Finally, we highlight the link that can be established between PsyCap and JS. The present study clearly reveals a relationship between both constructs and, in our view, the fundamental importance of developing both simultaneously.

Conclusion

All evidence collected and analyzed suggests that the answer to the key question that guided the first steps of our work is that the improvement of the PsyCap through the promotion of micro-interventions positively influences the level of JS of the flexpatriates with their jobs in general and with the considered specificities of the FIFO job model. We were able to corroborate our first hypothesis, providing evidence that the PsyCap is a predictor of JS. The second hypothesis was also corroborated, because the medium levels of both global scales of PsyCap and JS increase with the experimental group after the micro-intervention, whereas the same levels remain similar within the CG (without micro-intervention. At last, the data collected on the third moment corroborated the third hypothesis as well, considering that the positive influence of the micro-intervention lasted at least 3 months. Although a lot is yet to be investigated, our study contributed with data to support the importance of micro-interventions to improve the PsyCap and we developed an instrument for the Human Resources Management to apply with international job models, specifically the FIFO model, in the organizational environment in Portugal.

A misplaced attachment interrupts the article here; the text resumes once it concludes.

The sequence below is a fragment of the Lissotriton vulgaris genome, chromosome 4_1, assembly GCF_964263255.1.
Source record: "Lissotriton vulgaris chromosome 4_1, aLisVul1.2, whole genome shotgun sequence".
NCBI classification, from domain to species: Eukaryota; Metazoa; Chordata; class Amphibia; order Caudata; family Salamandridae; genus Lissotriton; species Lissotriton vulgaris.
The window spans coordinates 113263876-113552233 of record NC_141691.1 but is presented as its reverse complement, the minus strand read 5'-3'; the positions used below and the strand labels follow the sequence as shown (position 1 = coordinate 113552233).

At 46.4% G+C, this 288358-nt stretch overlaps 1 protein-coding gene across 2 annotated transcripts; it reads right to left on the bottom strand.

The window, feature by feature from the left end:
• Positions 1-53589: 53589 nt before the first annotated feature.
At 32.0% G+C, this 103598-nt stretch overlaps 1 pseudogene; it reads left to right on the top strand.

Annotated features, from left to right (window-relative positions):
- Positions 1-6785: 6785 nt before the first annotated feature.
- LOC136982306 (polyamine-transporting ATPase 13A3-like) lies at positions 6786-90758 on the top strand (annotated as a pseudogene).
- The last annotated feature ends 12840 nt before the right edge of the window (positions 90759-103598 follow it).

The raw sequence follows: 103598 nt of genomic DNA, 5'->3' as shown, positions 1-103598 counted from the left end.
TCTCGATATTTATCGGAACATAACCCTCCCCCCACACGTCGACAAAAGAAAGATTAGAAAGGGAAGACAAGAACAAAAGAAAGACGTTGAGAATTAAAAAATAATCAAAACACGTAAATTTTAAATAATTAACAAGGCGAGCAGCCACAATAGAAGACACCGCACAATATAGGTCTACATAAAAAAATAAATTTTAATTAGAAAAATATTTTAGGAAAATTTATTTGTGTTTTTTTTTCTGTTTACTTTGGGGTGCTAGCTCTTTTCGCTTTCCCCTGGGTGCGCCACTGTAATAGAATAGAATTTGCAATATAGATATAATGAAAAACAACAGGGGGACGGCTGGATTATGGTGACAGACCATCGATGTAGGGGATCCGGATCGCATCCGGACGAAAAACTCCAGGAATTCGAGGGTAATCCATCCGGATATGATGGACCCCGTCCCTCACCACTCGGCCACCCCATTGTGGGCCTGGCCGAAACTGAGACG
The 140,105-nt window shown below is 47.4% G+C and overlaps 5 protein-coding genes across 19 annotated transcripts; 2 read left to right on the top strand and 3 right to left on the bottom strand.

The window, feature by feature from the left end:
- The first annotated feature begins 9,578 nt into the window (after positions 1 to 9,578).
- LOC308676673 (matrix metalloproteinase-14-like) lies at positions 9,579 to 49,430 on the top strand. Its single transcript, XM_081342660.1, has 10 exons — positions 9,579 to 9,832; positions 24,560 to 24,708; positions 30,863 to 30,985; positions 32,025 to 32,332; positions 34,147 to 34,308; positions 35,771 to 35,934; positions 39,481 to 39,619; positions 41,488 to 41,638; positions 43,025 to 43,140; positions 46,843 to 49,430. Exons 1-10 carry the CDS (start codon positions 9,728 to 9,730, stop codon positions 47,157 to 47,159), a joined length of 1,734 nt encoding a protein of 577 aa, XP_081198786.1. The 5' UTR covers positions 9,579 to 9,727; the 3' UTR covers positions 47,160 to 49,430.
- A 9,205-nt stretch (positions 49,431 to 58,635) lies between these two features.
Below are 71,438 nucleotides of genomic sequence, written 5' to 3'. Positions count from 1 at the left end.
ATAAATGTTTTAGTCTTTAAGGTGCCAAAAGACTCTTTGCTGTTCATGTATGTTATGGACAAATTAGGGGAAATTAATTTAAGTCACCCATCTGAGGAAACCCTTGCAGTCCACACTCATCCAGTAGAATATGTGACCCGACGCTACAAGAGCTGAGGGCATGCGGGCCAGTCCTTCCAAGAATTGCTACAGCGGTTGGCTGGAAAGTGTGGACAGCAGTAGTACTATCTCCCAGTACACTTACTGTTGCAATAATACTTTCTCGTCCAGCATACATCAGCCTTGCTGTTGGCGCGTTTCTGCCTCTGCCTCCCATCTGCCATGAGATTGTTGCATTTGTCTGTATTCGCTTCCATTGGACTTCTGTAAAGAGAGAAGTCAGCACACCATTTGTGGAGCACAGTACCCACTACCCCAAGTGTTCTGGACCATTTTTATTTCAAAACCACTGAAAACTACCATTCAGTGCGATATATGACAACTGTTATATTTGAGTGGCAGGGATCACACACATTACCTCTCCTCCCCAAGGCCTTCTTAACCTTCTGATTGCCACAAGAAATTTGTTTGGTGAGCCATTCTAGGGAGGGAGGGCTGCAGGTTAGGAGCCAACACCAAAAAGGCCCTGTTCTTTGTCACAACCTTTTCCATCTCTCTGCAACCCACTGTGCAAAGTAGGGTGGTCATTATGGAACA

Future studies may not only confirm our findings, but also use them to improve and deepen the content of micro-intervention, dedicating them specifically to FIFO, a work model whose negative psychological effects have not yet been fully investigated and deepened. We opted for the experimental method to fully enjoy the benefits in control and producing specific, relevant, and consistent results, ensuring the possibility of their replication and comparison with other studies that we hope may follow our effort.

Data Availability Statement

The original contributions presented in the study are included in the article/supplementary material, further inquiries can be directed to the corresponding author.

Ethics Statement

This study was carried out in accordance with the recommendations of ISCSP University with informed consent from all subjects.

Author Contributions

NS performed the study and drafted the manuscript, under orientation by ML and SG. SG prepared the SPSS datasets analyzed by NS. All authors contributed to the article and approved the submitted version.

Conflict of Interest

The authors declare that the research was conducted in the absence of any commercial or financial relationships that could be construed as a potential conflict of interest.

Footnotes

  1. ^ Consulted in Judge and Locke (1993), MacDonald and Maclntyrem (1997), Santos and Mourão (2011), Guedes (2012), Spector (2012), Dalal (2013), Brenke (2015), Souza et al. (2015), and Sibhoko (2017).
  2. ^ Consulted in Youssef-Morgan and Luthans (2015).
  3. ^ Consulted in Siqueira and Padovam (2008).
  4. ^ Consulted in Arcidiacono and Martino (2016).